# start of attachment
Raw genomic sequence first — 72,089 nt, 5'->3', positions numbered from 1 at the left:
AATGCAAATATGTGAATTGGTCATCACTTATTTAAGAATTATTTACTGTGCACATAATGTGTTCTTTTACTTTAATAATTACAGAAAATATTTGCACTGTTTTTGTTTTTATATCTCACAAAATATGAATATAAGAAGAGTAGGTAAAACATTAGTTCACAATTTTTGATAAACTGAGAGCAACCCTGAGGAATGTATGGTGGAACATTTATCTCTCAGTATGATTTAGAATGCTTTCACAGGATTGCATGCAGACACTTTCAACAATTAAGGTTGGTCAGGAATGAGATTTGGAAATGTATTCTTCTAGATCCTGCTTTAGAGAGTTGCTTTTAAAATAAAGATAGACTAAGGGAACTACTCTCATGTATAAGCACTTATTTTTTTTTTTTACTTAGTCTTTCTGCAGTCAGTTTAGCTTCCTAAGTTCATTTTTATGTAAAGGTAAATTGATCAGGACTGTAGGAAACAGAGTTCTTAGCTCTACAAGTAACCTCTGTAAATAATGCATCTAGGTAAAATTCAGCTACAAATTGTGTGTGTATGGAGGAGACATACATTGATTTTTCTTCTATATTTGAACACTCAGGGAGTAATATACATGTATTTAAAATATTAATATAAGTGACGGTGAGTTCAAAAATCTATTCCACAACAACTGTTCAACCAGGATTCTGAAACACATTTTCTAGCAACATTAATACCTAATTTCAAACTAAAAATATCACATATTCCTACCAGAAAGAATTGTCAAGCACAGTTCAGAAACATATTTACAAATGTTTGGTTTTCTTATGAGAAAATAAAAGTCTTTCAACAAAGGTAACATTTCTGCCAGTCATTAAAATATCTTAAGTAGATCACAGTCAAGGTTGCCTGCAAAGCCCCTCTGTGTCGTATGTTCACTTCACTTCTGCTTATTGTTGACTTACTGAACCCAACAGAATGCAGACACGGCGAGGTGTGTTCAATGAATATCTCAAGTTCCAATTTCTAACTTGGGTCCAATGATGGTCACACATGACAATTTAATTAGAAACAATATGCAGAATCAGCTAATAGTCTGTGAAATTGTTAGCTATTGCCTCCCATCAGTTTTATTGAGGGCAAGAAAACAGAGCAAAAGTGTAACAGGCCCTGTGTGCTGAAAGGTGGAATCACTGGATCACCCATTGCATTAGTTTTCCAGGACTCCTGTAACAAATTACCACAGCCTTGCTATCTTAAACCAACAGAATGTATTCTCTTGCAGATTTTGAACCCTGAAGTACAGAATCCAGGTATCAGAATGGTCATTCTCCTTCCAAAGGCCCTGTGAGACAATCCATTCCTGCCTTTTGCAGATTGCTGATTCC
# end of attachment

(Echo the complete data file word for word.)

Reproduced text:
Raw genomic sequence first — 72,089 nt, 5'->3', positions numbered from 1 at the left:
AATGCAAATATGTGAATTGGTCATCACTTATTTAAGAATTATTTACTGTGCACATAATGTGTTCTTTTACTTTAATAATTACAGAAAATATTTGCACTGTTTTTGTTTTTATATCTCACAAAATATGAATATAAGAAGAGTAGGTAAAACATTAGTTCACAATTTTTGATAAACTGAGAGCAACCCTGAGGAATGTATGGTGGAACATTTATCTCTCAGTATGATTTAGAATGCTTTCACAGGATTGCATGCAGACACTTTCAACAATTAAGGTTGGTCAGGAATGAGATTTGGAAATGTATTCTTCTAGATCCTGCTTTAGAGAGTTGCTTTTAAAATAAAGATAGACTAAGGGAACTACTCTCATGTATAAGCACTTATTTTTTTTTTTTACTTAGTCTTTCTGCAGTCAGTTTAGCTTCCTAAGTTCATTTTTATGTAAAGGTAAATTGATCAGGACTGTAGGAAACAGAGTTCTTAGCTCTACAAGTAACCTCTGTAAATAATGCATCTAGGTAAAATTCAGCTACAAATTGTGTGTGTATGGAGGAGACATACATTGATTTTTCTTCTATATTTGAACACTCAGGGAGTAATATACATGTATTTAAAATATTAATATAAGTGACGGTGAGTTCAAAAATCTATTCCACAACAACTGTTCAACCAGGATTCTGAAACACATTTTCTAGCAACATTAATACCTAATTTCAAACTAAAAATATCACATATTCCTACCAGAAAGAATTGTCAAGCACAGTTCAGAAACATATTTACAAATGTTTGGTTTTCTTATGAGAAAATAAAAGTCTTTCAACAAAGGTAACATTTCTGCCAGTCATTAAAATATCTTAAGTAGATCACAGTCAAGGTTGCCTGCAAAGCCCCTCTGTGTCGTATGTTCACTTCACTTCTGCTTATTGTTGACTTACTGAACCCAACAGAATGCAGACACGGCGAGGTGTGTTCAATGAATATCTCAAGTTCCAATTTCTAACTTGGGTCCAATGATGGTCACACATGACAATTTAATTAGAAACAATATGCAGAATCAGCTAATAGTCTGTGAAATTGTTAGCTATTGCCTCCCATCAGTTTTATTGAGGGCAAGAAAACAGAGCAAAAGTGTAACAGGCCCTGTGTGCTGAAAGGTGGAATCACTGGATCACCCATTGCATTAGTTTTCCAGGACTCCTGTAACAAATTACCACAGCCTTGCTATCTTAAACCAACAGAATGTATTCTCTTGCAGATTTTGAACCCTGAAGTACAGAATCCAGGTATCAGAATGGTCATTCTCCTTCCAAAGGCCCTGTGAGACAATCCATTCCTGCCTTTTGCAGATTGCTGATTCC